The MCB's Europe & International Affairs Committee (EIAC) with Forward Thinking convened a roundtable on May 25, 2011 at the House of Lords on the implications of the Arab Spring. Hosted by Lord Hylton, and co-chaired by MCBâ€™s Treasurer, Harun Rashid Khan, the discussion looked at the current transformations in the Middle East, and the implications on British policy in the region.
Presentations came from a number of academics, policy-makers, campaigners and others linked to the Arab Spring including Mohammed Abdelmalek from the Libyan Muslim Brotherhood, and Yusra Ghannuchi from Tunisiaâ€™s An-Nahda Movement â€“ both recently returned from Benghazi and Tunis respectively.
Former Ambassador to Libya and Director of MEC International provided a backdrop to the discussion highlighting key points in history vis-a-vis British policy in the Middle East. This was followed by Ashur Shamis, a Libyan journalist and human rights activist who explained the role and changing nature and influence of the Arab media â€“ and how it is contributing to the changes currently sweeping the region.
Professor Rosemary Hollis of Middle East Policy Studies and Director of the Olive Tree Scholarship Programme at City University London, discussed the prospects of transition to civilian rule and democracy in the post Arab Spring. She, along with Chris Doyle (director of Council for Arab-British Understanding), whilst welcoming the changes in the region placed caution, fearing the presence and continuity of pre-revolution corrupt figures and systems that have dogged the region for a long time. Doyle talked about a new British policy for the Middle East, one that would deal with people rather than ruling elites.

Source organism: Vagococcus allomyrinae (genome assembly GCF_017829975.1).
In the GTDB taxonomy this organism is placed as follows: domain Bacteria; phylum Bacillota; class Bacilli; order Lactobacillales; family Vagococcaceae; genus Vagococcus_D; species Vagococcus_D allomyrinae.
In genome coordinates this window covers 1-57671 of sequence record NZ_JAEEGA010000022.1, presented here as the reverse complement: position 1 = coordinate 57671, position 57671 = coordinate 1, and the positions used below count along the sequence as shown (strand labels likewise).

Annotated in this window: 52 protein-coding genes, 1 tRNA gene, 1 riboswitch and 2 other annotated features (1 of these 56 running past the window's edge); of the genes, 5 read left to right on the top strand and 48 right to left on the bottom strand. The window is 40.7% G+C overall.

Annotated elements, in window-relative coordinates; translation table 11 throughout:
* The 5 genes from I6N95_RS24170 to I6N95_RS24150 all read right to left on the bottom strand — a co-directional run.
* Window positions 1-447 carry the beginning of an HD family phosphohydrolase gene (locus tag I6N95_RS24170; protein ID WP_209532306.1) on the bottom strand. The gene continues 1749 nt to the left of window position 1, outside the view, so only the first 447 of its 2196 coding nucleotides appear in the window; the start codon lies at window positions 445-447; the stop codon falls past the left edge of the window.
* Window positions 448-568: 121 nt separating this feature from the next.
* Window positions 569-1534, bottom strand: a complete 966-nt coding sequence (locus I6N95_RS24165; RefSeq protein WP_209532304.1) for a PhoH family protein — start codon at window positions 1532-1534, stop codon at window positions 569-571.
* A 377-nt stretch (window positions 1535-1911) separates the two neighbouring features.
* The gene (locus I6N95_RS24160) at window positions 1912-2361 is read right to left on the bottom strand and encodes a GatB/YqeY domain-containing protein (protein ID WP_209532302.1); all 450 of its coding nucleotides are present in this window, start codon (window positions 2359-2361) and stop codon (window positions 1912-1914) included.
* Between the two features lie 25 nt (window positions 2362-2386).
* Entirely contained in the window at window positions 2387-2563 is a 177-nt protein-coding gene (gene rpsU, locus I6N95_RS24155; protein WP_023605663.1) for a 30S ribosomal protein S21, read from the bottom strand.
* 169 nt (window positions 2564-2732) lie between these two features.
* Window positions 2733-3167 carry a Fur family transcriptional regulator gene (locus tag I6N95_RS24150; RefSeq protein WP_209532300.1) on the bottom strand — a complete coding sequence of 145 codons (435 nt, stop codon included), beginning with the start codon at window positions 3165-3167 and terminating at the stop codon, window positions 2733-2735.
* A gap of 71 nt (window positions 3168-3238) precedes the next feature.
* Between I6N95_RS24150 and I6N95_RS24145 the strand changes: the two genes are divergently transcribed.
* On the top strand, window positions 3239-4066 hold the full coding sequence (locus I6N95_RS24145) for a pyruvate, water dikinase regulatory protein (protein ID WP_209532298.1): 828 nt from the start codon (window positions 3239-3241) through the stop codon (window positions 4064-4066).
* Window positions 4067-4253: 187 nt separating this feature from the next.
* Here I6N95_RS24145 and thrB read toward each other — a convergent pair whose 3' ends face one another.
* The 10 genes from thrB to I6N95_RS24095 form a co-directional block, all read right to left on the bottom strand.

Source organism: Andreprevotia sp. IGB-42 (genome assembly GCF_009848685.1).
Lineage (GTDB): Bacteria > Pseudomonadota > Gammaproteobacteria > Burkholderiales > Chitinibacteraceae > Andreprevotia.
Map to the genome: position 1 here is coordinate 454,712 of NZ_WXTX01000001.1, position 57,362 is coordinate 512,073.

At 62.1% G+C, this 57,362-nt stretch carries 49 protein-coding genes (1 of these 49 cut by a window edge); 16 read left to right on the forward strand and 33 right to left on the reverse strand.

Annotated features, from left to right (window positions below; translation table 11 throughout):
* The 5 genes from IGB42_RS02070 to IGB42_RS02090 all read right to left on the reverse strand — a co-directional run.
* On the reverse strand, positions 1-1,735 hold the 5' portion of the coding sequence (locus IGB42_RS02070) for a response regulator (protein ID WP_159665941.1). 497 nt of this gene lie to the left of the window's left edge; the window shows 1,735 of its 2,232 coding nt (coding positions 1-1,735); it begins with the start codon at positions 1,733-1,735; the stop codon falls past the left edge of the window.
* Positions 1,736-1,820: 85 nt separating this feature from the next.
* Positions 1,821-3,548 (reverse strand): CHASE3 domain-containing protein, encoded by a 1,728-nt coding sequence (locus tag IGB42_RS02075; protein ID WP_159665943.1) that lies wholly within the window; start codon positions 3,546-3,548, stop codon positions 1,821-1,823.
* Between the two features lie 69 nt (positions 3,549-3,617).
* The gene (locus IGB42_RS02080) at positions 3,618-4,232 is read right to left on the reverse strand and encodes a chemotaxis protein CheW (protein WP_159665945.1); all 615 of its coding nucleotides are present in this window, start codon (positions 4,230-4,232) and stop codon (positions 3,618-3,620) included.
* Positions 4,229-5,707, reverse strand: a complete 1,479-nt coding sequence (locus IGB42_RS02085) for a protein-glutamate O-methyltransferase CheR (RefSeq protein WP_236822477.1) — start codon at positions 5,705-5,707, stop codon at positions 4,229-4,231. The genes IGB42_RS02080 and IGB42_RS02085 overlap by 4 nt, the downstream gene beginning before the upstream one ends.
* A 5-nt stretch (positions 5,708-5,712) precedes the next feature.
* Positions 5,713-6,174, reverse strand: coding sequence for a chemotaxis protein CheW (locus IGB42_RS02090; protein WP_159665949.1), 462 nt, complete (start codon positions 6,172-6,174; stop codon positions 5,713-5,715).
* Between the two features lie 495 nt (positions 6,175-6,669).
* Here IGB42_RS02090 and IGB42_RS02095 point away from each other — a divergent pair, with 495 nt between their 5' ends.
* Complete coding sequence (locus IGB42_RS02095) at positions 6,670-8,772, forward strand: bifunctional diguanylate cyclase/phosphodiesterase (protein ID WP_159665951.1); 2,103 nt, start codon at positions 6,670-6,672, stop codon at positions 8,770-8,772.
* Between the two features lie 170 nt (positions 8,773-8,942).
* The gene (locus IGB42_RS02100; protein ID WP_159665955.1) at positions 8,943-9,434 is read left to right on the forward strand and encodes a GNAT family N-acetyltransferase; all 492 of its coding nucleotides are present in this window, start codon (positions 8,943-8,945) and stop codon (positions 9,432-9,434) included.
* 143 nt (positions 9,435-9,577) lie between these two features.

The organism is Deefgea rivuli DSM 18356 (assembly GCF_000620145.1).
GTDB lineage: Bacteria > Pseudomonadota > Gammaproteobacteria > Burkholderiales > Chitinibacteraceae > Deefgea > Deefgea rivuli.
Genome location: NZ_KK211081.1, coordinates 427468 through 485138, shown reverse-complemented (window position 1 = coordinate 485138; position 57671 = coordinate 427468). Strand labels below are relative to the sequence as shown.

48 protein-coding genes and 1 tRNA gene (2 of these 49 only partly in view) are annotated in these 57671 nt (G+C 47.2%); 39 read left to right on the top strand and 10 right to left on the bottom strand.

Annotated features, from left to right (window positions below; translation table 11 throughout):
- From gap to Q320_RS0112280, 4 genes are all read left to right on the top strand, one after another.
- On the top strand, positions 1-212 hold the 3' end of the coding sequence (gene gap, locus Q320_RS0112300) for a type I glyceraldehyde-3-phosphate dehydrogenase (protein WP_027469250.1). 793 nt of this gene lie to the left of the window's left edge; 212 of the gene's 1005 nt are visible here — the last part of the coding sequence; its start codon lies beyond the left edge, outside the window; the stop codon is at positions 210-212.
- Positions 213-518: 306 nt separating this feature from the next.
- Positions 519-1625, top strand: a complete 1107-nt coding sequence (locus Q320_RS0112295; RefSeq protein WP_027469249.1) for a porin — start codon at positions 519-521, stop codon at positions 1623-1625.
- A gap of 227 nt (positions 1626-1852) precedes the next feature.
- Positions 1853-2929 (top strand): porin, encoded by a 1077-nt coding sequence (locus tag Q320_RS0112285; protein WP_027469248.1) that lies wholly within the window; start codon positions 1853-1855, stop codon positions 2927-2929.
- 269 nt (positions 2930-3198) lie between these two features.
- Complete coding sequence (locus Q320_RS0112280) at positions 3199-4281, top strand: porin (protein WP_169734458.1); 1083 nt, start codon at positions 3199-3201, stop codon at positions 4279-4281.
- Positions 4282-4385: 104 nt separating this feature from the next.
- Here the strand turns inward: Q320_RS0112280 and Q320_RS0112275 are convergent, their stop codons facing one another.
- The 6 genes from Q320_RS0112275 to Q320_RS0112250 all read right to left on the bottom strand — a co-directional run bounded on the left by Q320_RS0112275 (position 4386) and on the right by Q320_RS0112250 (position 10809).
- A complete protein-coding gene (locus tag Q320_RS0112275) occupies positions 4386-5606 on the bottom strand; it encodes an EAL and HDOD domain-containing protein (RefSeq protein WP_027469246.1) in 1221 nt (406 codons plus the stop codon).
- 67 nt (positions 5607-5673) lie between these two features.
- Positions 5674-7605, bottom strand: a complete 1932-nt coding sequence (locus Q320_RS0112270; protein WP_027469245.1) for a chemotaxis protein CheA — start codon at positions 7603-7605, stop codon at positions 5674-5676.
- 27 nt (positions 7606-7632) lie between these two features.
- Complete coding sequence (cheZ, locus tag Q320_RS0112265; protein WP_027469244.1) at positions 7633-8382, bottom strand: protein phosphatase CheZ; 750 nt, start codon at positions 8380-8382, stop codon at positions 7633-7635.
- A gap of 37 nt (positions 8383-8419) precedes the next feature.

The roundtable was attended by academics, journalists, students, politicians, policy makers, lawyers as well as campaigners. It followed MCBâ€™s earlier statements on the subject, issued on 31st March and 20th May 2011.
The overwhelming feeling in the meeting was that the Arab Spring was a welcome sign for the region, against despotic regimes hell-bent on suppressing and oppressing their people with the tacit approval of UK and other western governments. It was recognised that whilst many have tried to attribute an ideology or a theology to the Arab Spring, in reality this movement is represents and unites people of all political currents, religious sects including Shiâ€™a and Sunni like in Bahrain, and faith communities such as in Egypt where Christian Copts, Muslims and people of no faith took to the streets in a show of strength, solidarity and determination to rid the country of former President Mubarak. The MCB strongly believes that Muslims in Britain have also an important role to play. We must consistently and regularly demand that the people of the Arab and Muslim world are allowed their freedom and their dignity without hindrance. We must assert that universal human rights are Islamic rights too and these should be protected and respected. As British citizens, we must insist that our government is consistent and forthright in its support for justice, in being on the right side of freedom.